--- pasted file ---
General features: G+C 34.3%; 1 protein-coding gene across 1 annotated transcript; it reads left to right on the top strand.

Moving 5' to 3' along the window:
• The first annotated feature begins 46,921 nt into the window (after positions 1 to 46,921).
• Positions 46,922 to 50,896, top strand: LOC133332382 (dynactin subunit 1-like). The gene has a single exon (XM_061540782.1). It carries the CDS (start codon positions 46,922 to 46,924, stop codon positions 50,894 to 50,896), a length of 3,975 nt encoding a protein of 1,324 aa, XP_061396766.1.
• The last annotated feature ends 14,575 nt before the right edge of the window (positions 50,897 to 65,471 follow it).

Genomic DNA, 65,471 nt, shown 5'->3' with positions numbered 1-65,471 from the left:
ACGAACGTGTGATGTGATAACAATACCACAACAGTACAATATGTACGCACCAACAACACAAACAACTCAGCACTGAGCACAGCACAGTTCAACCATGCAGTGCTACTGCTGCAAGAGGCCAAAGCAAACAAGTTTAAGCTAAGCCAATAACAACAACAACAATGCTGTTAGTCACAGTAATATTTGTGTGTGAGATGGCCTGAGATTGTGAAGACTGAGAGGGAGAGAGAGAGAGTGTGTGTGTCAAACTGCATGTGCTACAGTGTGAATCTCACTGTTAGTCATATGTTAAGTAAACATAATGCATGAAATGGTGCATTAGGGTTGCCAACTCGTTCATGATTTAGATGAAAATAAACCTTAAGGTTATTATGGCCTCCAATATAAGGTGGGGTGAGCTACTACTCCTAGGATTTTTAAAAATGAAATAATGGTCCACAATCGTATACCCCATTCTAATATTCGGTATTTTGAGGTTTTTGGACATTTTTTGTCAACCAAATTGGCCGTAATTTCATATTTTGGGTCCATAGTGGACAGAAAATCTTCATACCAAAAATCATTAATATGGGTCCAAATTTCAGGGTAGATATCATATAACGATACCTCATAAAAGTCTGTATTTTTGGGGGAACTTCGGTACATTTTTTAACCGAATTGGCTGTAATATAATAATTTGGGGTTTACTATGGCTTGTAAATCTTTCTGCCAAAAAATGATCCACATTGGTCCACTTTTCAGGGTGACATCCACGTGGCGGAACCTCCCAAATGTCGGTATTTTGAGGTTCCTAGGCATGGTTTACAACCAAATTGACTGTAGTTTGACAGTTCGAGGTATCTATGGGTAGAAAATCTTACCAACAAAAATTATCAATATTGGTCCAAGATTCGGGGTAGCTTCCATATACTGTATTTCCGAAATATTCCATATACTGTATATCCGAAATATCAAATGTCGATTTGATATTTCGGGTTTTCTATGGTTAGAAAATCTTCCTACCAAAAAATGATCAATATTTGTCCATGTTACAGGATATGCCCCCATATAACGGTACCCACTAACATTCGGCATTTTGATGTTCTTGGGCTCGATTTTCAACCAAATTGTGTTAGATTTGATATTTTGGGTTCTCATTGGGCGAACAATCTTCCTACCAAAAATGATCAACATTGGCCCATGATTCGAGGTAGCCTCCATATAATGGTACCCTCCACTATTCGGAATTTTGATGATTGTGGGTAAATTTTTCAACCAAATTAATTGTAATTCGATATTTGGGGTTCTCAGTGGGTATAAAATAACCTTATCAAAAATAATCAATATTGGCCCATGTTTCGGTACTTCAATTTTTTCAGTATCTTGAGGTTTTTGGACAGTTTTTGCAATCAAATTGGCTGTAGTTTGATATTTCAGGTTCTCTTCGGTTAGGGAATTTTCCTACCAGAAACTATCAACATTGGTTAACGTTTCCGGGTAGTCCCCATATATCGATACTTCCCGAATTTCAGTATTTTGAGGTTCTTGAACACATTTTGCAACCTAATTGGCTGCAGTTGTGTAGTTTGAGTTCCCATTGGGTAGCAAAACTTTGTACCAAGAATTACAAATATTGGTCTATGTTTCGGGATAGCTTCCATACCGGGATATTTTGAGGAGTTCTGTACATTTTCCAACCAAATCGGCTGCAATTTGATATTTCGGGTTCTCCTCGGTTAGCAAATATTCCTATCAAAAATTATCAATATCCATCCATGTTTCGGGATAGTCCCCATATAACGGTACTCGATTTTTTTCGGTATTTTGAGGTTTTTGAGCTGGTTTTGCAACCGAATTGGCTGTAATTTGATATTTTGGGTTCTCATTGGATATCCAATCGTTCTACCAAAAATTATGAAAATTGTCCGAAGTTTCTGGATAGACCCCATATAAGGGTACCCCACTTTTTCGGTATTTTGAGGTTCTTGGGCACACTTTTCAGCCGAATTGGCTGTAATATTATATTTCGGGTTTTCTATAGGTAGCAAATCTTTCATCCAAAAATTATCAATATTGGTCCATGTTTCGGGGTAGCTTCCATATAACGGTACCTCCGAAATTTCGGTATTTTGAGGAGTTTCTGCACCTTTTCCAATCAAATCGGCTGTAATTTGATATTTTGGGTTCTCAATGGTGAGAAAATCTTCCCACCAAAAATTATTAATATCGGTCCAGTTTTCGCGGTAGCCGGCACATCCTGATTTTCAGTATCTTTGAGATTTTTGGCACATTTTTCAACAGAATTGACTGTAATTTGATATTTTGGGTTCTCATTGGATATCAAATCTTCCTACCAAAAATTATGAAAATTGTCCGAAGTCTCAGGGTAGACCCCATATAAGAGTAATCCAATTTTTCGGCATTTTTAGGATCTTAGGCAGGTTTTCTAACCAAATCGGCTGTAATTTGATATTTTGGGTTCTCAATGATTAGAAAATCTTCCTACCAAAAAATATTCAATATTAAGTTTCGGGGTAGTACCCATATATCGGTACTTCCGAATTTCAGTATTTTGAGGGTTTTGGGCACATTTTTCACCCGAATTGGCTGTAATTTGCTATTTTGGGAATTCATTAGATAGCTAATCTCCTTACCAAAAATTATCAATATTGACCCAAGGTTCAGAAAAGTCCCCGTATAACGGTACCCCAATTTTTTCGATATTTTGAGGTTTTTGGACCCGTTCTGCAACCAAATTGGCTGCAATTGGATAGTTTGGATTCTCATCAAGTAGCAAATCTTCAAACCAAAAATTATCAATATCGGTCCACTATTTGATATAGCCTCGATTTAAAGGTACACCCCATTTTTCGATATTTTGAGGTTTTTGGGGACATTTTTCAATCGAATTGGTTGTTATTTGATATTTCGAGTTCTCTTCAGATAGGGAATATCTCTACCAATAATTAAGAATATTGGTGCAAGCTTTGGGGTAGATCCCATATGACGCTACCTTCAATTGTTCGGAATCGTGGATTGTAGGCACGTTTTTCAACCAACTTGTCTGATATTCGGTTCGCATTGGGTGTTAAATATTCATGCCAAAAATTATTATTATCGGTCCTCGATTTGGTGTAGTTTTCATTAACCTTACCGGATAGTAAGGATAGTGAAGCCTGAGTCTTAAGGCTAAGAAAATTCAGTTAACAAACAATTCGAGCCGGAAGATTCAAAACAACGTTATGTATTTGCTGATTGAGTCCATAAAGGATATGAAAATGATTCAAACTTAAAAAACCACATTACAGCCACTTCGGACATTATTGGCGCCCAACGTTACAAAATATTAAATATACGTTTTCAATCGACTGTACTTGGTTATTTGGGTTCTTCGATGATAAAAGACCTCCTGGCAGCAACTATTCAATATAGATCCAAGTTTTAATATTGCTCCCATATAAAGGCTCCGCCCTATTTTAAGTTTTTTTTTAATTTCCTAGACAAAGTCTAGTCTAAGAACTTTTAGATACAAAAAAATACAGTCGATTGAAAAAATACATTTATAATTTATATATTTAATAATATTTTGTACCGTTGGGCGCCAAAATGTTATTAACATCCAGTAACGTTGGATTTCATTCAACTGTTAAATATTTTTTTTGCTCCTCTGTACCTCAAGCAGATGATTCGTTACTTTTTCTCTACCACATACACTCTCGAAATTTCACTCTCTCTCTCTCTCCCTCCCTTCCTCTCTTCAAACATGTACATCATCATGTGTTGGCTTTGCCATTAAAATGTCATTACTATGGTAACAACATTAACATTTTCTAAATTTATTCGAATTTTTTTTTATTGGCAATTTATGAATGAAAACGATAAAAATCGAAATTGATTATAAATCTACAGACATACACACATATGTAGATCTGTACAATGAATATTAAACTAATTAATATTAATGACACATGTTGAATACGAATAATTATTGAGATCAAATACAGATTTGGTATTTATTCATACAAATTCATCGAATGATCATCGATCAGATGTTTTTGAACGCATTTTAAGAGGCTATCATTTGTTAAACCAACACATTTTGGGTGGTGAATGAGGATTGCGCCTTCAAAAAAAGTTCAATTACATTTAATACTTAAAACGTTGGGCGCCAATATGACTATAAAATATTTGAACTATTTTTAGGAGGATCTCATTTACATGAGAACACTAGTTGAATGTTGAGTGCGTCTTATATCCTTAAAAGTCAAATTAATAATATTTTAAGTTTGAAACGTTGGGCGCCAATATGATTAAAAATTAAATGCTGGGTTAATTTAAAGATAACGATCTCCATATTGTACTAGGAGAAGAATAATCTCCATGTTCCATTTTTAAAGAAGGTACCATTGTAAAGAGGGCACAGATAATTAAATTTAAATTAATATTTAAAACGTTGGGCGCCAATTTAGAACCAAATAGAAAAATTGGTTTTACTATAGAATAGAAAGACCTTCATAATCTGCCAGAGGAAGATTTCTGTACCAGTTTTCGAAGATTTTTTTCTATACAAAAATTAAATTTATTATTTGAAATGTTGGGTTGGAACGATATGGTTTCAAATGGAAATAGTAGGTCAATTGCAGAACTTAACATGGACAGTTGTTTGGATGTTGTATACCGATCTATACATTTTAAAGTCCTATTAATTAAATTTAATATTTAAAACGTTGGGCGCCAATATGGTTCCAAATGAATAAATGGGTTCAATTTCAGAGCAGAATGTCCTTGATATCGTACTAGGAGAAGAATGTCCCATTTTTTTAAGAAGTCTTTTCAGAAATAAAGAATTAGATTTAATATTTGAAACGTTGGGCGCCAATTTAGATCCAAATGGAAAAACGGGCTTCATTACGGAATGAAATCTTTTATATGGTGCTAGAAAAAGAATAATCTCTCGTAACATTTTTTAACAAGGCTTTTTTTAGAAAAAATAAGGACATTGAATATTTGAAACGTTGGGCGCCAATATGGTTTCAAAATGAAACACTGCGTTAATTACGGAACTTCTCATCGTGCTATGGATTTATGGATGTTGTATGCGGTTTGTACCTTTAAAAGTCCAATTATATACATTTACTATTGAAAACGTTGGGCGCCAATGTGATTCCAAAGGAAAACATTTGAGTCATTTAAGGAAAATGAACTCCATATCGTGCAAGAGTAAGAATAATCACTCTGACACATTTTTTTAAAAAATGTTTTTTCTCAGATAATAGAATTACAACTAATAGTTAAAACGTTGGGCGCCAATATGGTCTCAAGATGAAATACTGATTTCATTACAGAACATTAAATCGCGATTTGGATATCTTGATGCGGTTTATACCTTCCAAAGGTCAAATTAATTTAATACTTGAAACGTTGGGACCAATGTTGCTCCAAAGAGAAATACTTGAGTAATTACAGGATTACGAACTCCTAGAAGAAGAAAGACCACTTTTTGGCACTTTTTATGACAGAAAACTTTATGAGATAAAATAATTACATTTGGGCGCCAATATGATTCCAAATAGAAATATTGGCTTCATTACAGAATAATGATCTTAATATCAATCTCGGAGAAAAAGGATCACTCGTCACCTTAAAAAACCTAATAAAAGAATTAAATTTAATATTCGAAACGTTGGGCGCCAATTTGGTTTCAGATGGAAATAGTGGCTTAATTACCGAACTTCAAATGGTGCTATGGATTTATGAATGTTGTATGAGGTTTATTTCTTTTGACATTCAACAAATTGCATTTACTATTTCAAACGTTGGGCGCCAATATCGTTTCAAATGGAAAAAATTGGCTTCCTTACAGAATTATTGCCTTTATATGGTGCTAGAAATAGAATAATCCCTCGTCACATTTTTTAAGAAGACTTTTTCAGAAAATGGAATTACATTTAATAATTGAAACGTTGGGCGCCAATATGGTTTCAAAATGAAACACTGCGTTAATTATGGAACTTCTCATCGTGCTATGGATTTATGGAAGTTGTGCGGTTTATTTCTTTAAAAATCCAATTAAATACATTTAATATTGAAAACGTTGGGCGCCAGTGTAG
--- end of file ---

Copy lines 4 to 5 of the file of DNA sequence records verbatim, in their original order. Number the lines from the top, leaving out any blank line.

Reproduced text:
• Positions 46,922 to 50,896, top strand: LOC133332382 (dynactin subunit 1-like). The gene has a single exon (XM_061540782.1). It carries the CDS (start codon positions 46,922 to 46,924, stop codon positions 50,894 to 50,896), a length of 3,975 nt encoding a protein of 1,324 aa, XP_061396766.1.
• The last annotated feature ends 14,575 nt before the right edge of the window (positions 50,897 to 65,471 follow it).